As W.E.B. Du Bois would later explain in Black Reconstruction in America, the “fact that poor men were ruling and taxing rich men” was the “center of the corruption charge” made by wealthy Southern whites against the Reconstruction governments. The Tax-Payers deemed all government spending under Reconstruction suspect, so they did not feel obliged to engage in subtle, or even plausible, analyses of public finance. For instance, the Tax-Payers consistently compared pre- and postwar expenses, ignoring the fact that emancipation had doubled the state’s citizen population while war had decimated its infrastructure and economy. There was no need to specify what particular spending was objectionable—which was convenient, because a number of the Tax-Payers were themselves involved in rather shady dealings involving railroads and government bonds.

The fundamental problem for the Tax-Payers was their numerical inferiority in a system of majority rule. They estimated that South Carolina had 60,000 taxpayers, and “90,000 voters who pay no taxes.” They considered, halfheartedly, two plans to improve their prospects within the confines of a democratic system: a proportional voting system they referred to as “cumulative voting,” and encouraging white immigration to the state. But such plans were inadequate. General Matthew W. Gary, chair of the committee on elections and suffrage, said he would accept cumulative voting “in the same spirit that I would receive a half loaf as being better than no bread at all.” “We, by this cumulative voting, shall be confined to one-third the power to which we are entitled,” complained former Governor John L. Manning.

They settled on another solution: bring poorer whites to their side, intimidate black voters, and reclaim power in the state by any means necessary—all without provoking the ire of Northerners, whose commitment to federal troops in the South was an essential protection for black voters. Taking up the mantle of the taxpayer aided the convention in all three endeavors.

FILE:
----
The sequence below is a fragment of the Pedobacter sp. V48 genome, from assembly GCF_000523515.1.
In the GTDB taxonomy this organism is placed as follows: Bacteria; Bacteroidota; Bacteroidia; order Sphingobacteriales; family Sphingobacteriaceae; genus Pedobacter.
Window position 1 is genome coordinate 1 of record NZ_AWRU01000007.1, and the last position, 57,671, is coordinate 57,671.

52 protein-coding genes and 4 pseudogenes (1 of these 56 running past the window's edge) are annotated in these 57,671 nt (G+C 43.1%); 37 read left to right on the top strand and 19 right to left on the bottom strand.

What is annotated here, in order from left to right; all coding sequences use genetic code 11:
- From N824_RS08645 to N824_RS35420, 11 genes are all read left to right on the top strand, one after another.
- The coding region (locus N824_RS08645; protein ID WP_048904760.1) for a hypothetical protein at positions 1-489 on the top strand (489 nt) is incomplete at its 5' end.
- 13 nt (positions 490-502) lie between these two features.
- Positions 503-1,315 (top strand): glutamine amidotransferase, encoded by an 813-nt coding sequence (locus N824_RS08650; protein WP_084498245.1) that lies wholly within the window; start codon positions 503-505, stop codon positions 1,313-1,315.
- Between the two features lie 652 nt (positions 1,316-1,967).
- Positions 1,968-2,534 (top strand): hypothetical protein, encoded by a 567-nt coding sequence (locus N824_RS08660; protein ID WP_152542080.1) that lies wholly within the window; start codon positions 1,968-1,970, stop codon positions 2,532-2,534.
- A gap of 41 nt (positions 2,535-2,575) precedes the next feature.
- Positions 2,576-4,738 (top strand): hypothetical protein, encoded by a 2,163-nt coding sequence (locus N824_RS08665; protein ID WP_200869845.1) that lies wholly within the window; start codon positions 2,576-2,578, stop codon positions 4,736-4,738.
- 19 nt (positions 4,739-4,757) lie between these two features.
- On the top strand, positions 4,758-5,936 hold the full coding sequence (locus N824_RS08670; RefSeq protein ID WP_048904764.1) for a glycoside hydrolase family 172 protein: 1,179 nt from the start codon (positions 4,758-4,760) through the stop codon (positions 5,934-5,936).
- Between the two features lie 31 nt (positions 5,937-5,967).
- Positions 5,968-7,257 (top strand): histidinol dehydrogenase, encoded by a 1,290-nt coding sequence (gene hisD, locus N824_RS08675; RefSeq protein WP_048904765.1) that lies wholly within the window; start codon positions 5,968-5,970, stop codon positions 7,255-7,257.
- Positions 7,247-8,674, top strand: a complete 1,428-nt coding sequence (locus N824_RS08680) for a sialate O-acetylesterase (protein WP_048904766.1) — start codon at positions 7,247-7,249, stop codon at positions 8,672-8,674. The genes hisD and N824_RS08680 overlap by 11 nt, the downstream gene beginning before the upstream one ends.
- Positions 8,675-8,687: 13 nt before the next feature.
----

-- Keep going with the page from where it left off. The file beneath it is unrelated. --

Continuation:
Early in Reconstruction, Democrats across the South had been astonished to find that straightforward appeals to racism had not produced consistently favorable electoral outcomes. A troubling number of whites in the hilly, poorer “upcountry” were willing to vote with the freedmen in the Republican Party. “Let no foolish prejudice stand in the way” of an alliance against the “rebels,” argued one Republican newspaper in North Carolina.

Taxes offered a different electoral entry point for the aristocracy of the Old South. Reconstruction governments desperately needed revenue for infrastructure and schools, and the resulting tax increases hit small farmers hard. By focusing on their identity as “taxpayers,” planters could elide the vast economic gulf between themselves and subsistence farmers in Appalachia.

Accordingly, the South Carolina Tax-Payers called for the organization of “tax unions.” On the surface, these organizations were intended to track local government revenue and spending, but the Tax-Payers hinted at their true purpose when they suggested that the unions would be able to exact “just punishment” on government officials. Taxpayer leagues across the former Confederacy began a concerted campaign of tax resistance. In close coordination with openly violent white supremacist groups like the Ku Klux Klan, they threatened, attacked, and sometimes killed government representatives, especially when those officials were black. The strategy worked to bring poorer whites into the Democratic fold. When its members began intimidating and murdering revenue agents responsible for imposing a much-hated tax on liquor, the Klan found a toehold in white areas that had previously shown Republican strength.